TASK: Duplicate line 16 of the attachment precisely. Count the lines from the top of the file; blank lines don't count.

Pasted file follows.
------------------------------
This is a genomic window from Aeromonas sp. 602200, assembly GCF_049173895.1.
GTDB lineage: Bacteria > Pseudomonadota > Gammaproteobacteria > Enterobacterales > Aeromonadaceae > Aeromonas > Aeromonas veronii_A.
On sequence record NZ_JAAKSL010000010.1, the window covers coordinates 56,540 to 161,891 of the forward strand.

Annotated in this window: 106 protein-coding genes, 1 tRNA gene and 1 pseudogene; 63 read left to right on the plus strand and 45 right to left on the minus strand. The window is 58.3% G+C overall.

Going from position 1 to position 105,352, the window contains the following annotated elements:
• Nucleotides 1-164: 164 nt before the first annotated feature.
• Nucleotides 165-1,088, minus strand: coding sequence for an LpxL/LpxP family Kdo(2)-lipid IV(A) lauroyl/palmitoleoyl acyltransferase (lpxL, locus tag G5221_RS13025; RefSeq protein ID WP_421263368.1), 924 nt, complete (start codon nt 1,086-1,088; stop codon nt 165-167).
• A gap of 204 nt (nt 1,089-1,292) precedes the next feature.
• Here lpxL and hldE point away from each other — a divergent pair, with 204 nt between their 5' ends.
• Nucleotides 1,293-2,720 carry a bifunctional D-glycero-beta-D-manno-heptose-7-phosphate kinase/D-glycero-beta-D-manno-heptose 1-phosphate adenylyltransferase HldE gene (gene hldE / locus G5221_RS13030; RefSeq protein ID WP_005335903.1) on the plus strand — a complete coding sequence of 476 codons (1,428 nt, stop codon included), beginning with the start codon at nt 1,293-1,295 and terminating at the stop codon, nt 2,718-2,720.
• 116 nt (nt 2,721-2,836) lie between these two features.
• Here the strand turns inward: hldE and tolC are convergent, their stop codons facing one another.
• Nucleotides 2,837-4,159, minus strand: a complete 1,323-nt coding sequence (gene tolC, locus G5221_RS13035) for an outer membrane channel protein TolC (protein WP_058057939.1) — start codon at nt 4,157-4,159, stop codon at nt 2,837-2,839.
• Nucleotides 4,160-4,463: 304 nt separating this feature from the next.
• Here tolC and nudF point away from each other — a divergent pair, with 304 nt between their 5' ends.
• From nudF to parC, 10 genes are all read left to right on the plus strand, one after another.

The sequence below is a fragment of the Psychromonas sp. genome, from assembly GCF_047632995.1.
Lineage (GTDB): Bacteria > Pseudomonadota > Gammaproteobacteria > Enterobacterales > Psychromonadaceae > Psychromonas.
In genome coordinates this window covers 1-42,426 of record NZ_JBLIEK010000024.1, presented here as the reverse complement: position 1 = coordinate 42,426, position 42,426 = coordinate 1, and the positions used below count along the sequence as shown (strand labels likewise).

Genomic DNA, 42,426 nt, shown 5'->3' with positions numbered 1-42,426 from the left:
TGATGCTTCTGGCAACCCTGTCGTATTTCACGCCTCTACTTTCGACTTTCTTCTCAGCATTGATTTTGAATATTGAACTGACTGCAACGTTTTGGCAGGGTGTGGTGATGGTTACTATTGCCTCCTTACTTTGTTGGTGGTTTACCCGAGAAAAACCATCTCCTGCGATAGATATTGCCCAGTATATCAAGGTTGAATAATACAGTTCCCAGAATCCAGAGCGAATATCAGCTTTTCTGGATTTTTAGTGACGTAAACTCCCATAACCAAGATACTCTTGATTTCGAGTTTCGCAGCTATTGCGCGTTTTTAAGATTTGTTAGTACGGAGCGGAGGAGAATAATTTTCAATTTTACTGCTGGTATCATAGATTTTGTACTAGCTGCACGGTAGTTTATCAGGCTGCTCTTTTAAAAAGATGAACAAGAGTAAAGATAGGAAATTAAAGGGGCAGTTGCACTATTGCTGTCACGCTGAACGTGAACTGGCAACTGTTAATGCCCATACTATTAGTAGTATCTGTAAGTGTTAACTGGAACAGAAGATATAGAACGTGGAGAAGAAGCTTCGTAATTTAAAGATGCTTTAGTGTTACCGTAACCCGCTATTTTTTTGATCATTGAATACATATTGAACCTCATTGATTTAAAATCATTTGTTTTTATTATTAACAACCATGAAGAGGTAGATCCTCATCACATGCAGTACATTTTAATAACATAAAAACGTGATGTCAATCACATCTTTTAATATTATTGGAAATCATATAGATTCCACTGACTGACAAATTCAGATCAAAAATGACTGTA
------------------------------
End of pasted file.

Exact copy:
• From nudF to parC, 10 genes are all read left to right on the plus strand, one after another.